Nesting into Spotify

For this project, we were divided and into groups and given an opportunity/problem for an existing company. In my group’s case, it was Spotify.

“As the world’s leading social sound platform where people can find the right music for every moment, Spotify wants to expand the way users interactively share music. Spotify provides a platform for folks to create radio stations or browse through the music collections of artists, friends, and celebrities. Spotify users are able to “like” artists’ tracks, follow artists, create radio stations and playlists. Although users are able to curate their own playlists from songs they select, Spotify would like to create a feature that allows users to collaborate, DJing their select tracks with other users in real time”.

We realized our first challenge, as a group, was to ascertain how people interact with Spotify, and what the term “DJ” meant to them. [INSERT IMAGE OF GROUP DISCUSSION HERE]

Through our user interviews, we found that people found music primarily through one of two ways: Spotify’s Recommendation algorithms and by sharing directly with friends, usually in person or through links. When we asked users what DJing meant to them, we found they responded one of two ways:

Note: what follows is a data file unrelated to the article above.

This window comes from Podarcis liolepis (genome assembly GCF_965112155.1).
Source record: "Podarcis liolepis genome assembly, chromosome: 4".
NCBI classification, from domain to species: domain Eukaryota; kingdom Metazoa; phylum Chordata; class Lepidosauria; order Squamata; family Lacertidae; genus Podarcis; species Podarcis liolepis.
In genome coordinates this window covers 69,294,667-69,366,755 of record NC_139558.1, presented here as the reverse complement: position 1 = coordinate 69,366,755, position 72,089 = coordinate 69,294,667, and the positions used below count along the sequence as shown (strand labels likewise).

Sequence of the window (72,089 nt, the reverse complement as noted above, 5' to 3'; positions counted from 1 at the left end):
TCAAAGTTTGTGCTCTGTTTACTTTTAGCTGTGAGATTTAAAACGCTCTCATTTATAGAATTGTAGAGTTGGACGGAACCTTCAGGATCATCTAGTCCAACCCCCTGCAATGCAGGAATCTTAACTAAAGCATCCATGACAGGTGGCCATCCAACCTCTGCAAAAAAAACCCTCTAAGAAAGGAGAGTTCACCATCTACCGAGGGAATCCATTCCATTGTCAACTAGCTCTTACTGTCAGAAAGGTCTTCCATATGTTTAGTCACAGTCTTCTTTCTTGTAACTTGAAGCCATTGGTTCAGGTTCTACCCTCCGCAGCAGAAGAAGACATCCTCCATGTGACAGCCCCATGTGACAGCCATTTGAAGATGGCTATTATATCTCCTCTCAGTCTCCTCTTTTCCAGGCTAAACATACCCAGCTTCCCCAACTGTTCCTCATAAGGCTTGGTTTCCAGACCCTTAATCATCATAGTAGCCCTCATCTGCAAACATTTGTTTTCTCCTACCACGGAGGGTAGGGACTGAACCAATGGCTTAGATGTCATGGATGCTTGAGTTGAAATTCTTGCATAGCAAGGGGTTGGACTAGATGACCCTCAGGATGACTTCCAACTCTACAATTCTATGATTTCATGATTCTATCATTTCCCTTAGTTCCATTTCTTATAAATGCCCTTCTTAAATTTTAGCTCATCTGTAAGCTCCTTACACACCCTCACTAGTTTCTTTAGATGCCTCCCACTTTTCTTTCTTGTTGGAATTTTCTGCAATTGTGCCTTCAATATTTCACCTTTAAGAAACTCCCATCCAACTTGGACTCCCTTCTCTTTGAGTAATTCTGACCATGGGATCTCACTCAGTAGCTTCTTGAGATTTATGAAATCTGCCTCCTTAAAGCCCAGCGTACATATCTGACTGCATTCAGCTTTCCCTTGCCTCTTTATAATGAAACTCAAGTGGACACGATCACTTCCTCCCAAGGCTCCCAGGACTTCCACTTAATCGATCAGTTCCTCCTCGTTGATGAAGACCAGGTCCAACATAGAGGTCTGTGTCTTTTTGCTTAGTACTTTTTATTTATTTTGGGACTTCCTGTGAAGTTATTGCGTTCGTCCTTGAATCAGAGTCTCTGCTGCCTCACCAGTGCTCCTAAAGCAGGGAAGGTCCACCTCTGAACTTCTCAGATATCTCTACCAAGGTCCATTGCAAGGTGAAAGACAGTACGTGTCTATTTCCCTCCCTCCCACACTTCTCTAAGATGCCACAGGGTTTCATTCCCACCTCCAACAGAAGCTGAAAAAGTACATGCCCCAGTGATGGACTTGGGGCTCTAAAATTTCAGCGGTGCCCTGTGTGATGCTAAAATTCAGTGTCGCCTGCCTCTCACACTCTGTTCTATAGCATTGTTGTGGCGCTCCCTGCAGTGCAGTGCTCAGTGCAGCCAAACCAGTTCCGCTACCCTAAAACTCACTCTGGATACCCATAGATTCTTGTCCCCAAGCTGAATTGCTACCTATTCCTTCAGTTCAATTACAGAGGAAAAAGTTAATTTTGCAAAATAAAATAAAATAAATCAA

A. The process of playing one song after another at a social gathering.

B. The person who selects and controls the songs being played; usually a professional.

We found that there was an extreme difference in the two terms, as in people found the first term accessible, and the second very distant from them. In other words, aside from adding songs to a queue or playlist, or controlling a queue or playlist, people saw DJing as something done by someone who practiced DJing as an art. They were unsure as to how DJs created flows. We concluded that the easiest way to make ‘DJing’ feel accessible to the average user was by creating a shared queue that users could add to and interact with in real time.

Thus, we created task 1:

And its flow:

Since we felt the feature was user-based (one user would create the set and then share it with others) that it should be located in the user’s profile.

Because our users were more likely to find music by sharing directly with friends rather than following famous people, we decided to create several privacy options that could be toggled on and off according to the preference of the DJ, allowing them to limit the set to users who they had ‘friended’ (contacts they were mutually following) to view the set and to add to the queue.